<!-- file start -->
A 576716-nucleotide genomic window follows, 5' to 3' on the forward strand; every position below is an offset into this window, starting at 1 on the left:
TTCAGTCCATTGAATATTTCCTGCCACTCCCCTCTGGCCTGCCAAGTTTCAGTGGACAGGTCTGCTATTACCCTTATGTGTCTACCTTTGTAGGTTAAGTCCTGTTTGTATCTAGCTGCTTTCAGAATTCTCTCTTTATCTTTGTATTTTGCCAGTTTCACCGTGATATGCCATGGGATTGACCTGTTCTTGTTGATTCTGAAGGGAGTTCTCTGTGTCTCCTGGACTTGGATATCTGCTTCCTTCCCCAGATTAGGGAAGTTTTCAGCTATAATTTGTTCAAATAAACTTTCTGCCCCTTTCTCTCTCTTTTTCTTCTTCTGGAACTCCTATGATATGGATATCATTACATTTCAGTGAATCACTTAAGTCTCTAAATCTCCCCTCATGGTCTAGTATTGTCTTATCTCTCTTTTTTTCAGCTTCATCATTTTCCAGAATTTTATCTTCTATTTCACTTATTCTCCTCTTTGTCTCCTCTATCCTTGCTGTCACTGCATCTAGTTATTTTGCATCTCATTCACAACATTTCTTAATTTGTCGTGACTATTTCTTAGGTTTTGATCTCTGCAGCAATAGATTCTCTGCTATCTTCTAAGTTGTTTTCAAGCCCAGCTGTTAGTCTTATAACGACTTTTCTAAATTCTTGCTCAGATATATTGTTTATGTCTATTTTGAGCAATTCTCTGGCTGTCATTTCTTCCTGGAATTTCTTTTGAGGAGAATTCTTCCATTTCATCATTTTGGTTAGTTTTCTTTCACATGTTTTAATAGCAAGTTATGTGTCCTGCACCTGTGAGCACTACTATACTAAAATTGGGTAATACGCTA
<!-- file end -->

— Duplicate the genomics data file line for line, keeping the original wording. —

A 576716-nucleotide genomic window follows, 5' to 3' on the forward strand; every position below is an offset into this window, starting at 1 on the left:
TTCAGTCCATTGAATATTTCCTGCCACTCCCCTCTGGCCTGCCAAGTTTCAGTGGACAGGTCTGCTATTACCCTTATGTGTCTACCTTTGTAGGTTAAGTCCTGTTTGTATCTAGCTGCTTTCAGAATTCTCTCTTTATCTTTGTATTTTGCCAGTTTCACCGTGATATGCCATGGGATTGACCTGTTCTTGTTGATTCTGAAGGGAGTTCTCTGTGTCTCCTGGACTTGGATATCTGCTTCCTTCCCCAGATTAGGGAAGTTTTCAGCTATAATTTGTTCAAATAAACTTTCTGCCCCTTTCTCTCTCTTTTTCTTCTTCTGGAACTCCTATGATATGGATATCATTACATTTCAGTGAATCACTTAAGTCTCTAAATCTCCCCTCATGGTCTAGTATTGTCTTATCTCTCTTTTTTTCAGCTTCATCATTTTCCAGAATTTTATCTTCTATTTCACTTATTCTCCTCTTTGTCTCCTCTATCCTTGCTGTCACTGCATCTAGTTATTTTGCATCTCATTCACAACATTTCTTAATTTGTCGTGACTATTTCTTAGGTTTTGATCTCTGCAGCAATAGATTCTCTGCTATCTTCTAAGTTGTTTTCAAGCCCAGCTGTTAGTCTTATAACGACTTTTCTAAATTCTTGCTCAGATATATTGTTTATGTCTATTTTGAGCAATTCTCTGGCTGTCATTTCTTCCTGGAATTTCTTTTGAGGAGAATTCTTCCATTTCATCATTTTGGTTAGTTTTCTTTCACATGTTTTAATAGCAAGTTATGTGTCCTGCACCTGTGAGCACTACTATACTAAAATTGGGTAATACGCTA